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All Defendants Present As Hussein Trial Resumes


http://gdb.rferl.org/74736CC8-9F43-4A79-9945-DFDD82E9A7D3_w203.jpg --> http://gdb.rferl.org/74736CC8-9F43-4A79-9945-DFDD82E9A7D3_mw800_mh600.jpg Hussein in court on 13 February (epa) Prague, 13 February 2006 (RFE/RL) -- The trial of former Iraqi President Saddam Hussein and seven codefendants resumed today in Baghdad.


Hussein appeared in court after boycotting the last two hearings to protest against the new chief judge. But his appearance was far from orderly. He entered shouting denunciations of the court and claiming he was being forced to attend against his will.


"Long live Iraq!" Hussein shouted. "Long live the Arab nation! Down with the agents [of occupation]! Down with [U.S. President George W.] Bush! Long live the nation! Long live the nation!"


It was Hussein's first appearance in court since he walked out in protest with his defense team on 29 January.


The former Iraqi leader and his seven codefendants looked far from happy to be back. "I was forced into the courtroom,” Hussein told the judge. “Exercise your right and sentence me in absentia."


Judge Exercises Control


Hussein and most of the other defendants boycotted the last meetings of the court on 1 and 2 February. They had said they would not return until Chief Judge Ra'uf Rashid Abd al-Rahman was removed from his position.


But today Chief Judge Abd al-Rahman remained clearly in control even if the proceedings were raucous at times. The judge dismissed some of the defense lawyers before today’s session and appointed replacements, whom the defendants say they reject.


The defense team had claimed Chief Judge Abd al-Rahman is biased because of his personal history, which includes being jailed and tortured by the toppled Ba’athist regime.


The defense had also demanded the trial be relocated to another country for security reasons. Two defense lawyers have been killed in Iraq since the start of the trial in October.


Hussein's Half Brother Also Defiant


The stormy moments in today’s session included this outburst from Hussein's half brother and codefendant Barzan Ibrahim al-Tikriti, who is a former intelligence chief.


"Long live Iraq!" al-Tikriti shouted. "Long live the Iraqi people!"”


Al-Tikriti, who screamed at the judge with his face red with anger, has said he has cancer and demanded he be released for treatment.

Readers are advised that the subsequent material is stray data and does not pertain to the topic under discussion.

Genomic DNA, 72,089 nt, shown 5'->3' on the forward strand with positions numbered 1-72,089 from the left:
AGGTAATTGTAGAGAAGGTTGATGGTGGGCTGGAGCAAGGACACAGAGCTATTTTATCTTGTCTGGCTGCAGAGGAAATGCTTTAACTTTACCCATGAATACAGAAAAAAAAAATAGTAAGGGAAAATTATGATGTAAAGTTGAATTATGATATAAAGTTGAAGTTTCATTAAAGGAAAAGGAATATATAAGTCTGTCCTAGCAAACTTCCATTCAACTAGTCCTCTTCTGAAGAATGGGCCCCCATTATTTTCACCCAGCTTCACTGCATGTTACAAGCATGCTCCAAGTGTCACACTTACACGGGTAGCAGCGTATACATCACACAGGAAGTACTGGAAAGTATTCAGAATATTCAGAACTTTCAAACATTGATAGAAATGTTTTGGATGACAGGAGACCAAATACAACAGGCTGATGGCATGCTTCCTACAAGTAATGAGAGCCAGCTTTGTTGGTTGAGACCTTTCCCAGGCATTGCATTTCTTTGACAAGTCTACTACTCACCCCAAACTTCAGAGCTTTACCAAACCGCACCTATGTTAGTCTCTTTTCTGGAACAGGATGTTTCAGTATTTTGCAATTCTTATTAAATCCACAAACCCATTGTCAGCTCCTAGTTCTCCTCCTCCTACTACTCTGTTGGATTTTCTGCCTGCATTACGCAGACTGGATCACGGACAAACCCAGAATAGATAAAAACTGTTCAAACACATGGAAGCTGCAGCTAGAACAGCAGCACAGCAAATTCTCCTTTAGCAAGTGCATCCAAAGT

Unlike Hussein, who entered the court on his own, al-Tikriti had to be brought in by guards and briefly scuffled with them.


The Witness List


The court is trying Hussein and the seven other defendants for the killing of some 140 Shi'ite men and boys in reprisal for a failed assassination attempt against Hussein in the village of Al-Dujayl in 1982.


Today’s session included appearances by two former regime officials as witnesses.


One of the witnesses was Ahmad Khudayir, who took his post as the head of Hussein's presidential office a decade after the events in Al-Dujayl.


The other former regime member who appeared as a witness was Hassan al-Ubaydi, a former intelligence official.


However, the two former Hussein aides said they refused to testify and were brought to the court by force.


Asked about the events in Al-Dujayl, Khudayir said: “I don’t remember anything. There may be documents but memory does not serve me after all these years.”


The court proceedings are being closely watched by international rights agencies concerned that the defendants receive a fair trial.


The New York-based Human Rights Watch organization said in a statement on 11 February that the court must balance defendants’ rights with the need to maintain order during the trial.


“The court is fully entitled to discipline lawyers for misconduct," the Human Rights Watch statement said. "But if the court takes the drastic step of dismissing defendants’ chosen attorneys and imposes new lawyers who the defendants reject, the judges are taking an enormous risk with the fairness of the trial.”

Saddam Hussein In Pictures

A slideshow of photographs from Saddam Hussein's years ruling Iraq through his downfall.
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